As the many Participants in the XVI Ordinary General Assembly of the Synod of Bishops pack their bags and return home, they’ll be bringing with them the distillation of a unique event in the life and history of the Catholic.
Ahead of their return they released a letter late yesterday afternoon conveying the general essence of the event, and the aspirations it has inspired. Two years ago, when Pope Francis proposed the synodal journey, he was at pains to say that his intention was for a lengthy journey of “listening and discernment” at which nothing or no-one was to be excluded.
Rather predictably, there were those who took this to mean that – because nothing was excluded – everything was possible. By extension, comments such as “Synod to discuss …” created a flurry of wild and theologically improbable speculations around the world that all but forced the synod participants to go into a media blackout.
As with any seminal event, matching expectations to outcomes is never an easy process and – if the summary letter is anything to go by – there are unlikely to be any radical innovations emerging from this gathering either. One can empathise with Pope Francis’ aspirations, as any exploratory meeting ought to start with nothing excluded from the table. However, meetings within the Catholic Church are framed by an entirely different remit, not least that a whole body of pre-existing Catholic teachings will define the parameters of any discussion.
Where Catholics tend to confusion is in the blurring of the lines between what may be changed, and what may not, what must be accepted and what can be disputed.
The library of Catholic theology is immense, and its entirety is well beyond the grasp of even the most distinguished theologian. The best that most of us can do is to study and analyse one small grain on the beach and share what we have discerned with others doing the same, and through that hopefully try discern God’s infinite purpose for us.
The focus of the external chatter around the Synod has been the role – or rather lack of roles for – women within the Church, and the Church’s response – or lack of it – to the challenges of changing social attitudes to sexual orientation. No doubt such things were discussed, but the immutability of Catholic teaching in these areas means that whilst we all might aspire to develop a more charitable and open attitude towards these issues, little was ever likely to change in terms of fundamental theological positions, nor should it.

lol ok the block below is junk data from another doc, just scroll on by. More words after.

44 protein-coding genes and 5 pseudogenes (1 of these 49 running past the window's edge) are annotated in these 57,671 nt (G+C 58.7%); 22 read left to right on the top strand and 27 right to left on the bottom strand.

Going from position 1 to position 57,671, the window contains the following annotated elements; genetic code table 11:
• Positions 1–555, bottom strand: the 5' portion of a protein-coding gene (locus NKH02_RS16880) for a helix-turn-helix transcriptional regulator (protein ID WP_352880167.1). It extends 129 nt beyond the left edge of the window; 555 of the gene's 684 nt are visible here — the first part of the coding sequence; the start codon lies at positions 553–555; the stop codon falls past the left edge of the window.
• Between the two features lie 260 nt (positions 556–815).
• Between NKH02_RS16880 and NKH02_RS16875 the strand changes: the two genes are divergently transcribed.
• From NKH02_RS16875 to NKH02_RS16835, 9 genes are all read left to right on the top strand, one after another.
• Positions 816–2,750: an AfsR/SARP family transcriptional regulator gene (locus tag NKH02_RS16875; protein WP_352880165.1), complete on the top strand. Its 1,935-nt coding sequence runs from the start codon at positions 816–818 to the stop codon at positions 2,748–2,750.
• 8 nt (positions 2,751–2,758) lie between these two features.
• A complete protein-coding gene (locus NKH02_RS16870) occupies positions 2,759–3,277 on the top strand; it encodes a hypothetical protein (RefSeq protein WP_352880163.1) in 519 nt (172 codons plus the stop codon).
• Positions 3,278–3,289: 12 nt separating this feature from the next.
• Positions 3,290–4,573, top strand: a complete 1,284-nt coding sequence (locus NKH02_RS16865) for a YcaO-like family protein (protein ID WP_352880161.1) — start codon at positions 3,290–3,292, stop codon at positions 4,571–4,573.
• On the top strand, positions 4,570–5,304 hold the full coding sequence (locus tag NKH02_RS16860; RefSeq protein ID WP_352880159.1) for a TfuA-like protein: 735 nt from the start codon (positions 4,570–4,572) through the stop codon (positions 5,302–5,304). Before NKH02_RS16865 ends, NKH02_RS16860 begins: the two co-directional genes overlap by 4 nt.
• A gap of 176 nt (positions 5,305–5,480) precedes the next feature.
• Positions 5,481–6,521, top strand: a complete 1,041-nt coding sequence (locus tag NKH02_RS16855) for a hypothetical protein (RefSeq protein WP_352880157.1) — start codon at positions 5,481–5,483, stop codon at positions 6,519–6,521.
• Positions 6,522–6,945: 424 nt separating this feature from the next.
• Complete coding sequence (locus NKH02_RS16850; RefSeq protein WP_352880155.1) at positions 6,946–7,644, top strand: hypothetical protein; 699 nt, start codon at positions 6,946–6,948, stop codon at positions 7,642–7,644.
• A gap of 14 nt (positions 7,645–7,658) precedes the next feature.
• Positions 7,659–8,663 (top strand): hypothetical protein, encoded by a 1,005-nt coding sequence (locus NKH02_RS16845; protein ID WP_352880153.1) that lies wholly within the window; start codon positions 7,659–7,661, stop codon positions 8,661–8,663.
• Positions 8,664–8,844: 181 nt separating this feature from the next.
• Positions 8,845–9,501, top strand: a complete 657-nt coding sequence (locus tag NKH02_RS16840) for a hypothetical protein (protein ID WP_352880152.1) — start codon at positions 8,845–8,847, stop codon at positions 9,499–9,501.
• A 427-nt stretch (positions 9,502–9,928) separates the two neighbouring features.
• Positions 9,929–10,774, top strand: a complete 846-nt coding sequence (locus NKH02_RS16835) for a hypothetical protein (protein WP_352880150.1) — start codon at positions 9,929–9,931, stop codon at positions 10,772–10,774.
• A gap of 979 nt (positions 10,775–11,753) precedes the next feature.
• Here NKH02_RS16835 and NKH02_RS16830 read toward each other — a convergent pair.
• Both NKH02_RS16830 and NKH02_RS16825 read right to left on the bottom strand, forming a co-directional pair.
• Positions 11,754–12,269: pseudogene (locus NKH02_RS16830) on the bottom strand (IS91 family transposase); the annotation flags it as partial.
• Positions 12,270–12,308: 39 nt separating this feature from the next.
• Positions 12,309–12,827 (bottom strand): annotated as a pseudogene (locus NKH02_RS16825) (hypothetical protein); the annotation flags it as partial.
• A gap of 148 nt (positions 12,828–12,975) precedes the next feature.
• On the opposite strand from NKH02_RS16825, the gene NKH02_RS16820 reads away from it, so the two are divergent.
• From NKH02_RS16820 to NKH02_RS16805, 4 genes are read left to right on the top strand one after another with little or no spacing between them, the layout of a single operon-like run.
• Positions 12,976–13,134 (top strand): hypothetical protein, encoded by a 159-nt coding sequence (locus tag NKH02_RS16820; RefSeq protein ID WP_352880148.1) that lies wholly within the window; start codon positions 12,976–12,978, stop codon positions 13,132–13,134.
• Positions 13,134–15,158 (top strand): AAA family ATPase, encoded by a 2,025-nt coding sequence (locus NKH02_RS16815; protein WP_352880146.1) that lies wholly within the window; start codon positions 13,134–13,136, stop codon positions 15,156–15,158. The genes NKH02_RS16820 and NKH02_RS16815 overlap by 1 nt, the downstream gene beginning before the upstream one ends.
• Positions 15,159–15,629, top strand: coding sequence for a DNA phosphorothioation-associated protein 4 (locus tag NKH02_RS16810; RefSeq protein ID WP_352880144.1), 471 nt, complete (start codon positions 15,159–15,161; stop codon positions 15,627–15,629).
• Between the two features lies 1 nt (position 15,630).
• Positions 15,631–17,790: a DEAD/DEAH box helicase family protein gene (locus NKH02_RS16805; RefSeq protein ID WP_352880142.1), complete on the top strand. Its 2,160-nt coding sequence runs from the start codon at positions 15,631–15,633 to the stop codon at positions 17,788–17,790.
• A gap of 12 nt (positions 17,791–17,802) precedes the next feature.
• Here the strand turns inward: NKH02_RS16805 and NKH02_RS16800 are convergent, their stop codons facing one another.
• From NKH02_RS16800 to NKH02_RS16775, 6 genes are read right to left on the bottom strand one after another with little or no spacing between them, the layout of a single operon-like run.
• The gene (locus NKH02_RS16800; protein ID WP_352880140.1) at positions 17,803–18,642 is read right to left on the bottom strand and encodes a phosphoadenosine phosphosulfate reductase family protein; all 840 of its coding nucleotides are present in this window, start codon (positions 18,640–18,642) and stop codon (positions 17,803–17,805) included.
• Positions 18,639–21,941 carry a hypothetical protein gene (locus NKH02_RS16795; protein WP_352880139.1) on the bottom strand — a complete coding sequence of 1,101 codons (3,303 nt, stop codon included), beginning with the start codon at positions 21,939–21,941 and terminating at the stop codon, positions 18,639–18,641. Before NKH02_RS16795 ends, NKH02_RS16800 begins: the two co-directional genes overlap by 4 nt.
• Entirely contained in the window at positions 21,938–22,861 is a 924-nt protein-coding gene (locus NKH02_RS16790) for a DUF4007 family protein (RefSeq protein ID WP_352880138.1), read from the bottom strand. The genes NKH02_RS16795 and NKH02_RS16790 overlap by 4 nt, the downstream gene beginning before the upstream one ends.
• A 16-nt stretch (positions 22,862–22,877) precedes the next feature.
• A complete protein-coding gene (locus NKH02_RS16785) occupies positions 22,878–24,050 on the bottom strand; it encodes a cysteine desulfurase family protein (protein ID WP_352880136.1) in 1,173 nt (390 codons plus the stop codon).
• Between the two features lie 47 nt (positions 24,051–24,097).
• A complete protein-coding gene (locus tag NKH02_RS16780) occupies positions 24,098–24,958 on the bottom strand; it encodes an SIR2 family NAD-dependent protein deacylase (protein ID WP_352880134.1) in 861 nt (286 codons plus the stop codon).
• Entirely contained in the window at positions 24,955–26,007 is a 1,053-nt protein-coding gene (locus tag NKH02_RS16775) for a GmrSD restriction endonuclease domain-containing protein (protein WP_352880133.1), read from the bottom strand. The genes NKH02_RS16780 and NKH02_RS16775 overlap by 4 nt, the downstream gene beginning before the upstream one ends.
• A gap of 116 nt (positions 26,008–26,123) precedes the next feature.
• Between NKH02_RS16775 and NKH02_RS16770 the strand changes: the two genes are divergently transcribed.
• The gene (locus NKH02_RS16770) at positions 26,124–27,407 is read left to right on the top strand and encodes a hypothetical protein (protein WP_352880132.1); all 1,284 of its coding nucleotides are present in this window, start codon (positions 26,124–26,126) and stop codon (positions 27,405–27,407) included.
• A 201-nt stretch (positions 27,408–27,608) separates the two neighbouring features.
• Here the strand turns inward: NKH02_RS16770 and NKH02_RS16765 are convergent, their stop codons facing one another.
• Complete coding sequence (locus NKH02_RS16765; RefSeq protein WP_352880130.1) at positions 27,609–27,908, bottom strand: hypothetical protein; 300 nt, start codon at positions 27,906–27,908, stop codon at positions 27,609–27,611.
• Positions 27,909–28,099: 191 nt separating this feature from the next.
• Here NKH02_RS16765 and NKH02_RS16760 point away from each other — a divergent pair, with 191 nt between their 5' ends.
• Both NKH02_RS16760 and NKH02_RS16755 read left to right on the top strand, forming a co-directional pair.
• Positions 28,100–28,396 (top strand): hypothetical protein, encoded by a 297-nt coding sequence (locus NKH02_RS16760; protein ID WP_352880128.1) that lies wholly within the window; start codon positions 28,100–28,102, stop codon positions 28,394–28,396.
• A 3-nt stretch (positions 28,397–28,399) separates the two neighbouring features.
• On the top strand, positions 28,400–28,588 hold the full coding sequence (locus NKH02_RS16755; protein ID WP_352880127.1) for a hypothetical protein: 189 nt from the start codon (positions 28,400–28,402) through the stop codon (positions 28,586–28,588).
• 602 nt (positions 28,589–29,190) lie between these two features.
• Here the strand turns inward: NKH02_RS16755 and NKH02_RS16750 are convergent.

If first principles are sacrosanct, then some might ask ‘what’s left to discuss and deliver’ except tweaks to internal domestics and a reiteration of pastoral aspirations?
Reading through last night’s Letter of the XVI Ordinary General Assembly of the Synod of Bishops to the People of God a great deal is made of the Church’s need to ‘listen’, and there’s quite a list of people that we need to listen more to – ‘the laity … men and women … catechists … children … families … the elderly’ and so on. Few would challenge this, but listening is a precursor to action, and that’s a far more challenging proposition, especially for the Catholic Church.
Between now and the second session of the Synod in October 2024 it sounds like there will be much emphasis on the concept of a ‘missionary journey’, as we will be called to re-assess and re-evaulate the way we conduct our Christian lives and interactions with the wider world. And here’s the problem – whilst any sensible institution or individual ought to consistently examine and assess their actions to ensure they’ve giving of their best, it’s very easy for this this kind of examination to drift into the dreaded concept of ‘reinvigoration and renewal’.
In times past it was very much a characteristic of the Catholic Church, and the premis of much Catholic teaching, that the laity in particular were living Catholic lives that were somehow faulty, inadequate or theologically naive, and it fell to the Church to instruct us in how we ought to rectify this if we were ever to stand any chance of attaining salvation. But it’s not really the most encouraging strategy to start out by pointing out faults.
Over the years the Church has often extended this to parishes, and even to the whole Catholic community itself. Initiatives floated on epithets of renewal and regeneration may seem encouraging, but they carry within them the implication of laziness, and even failure.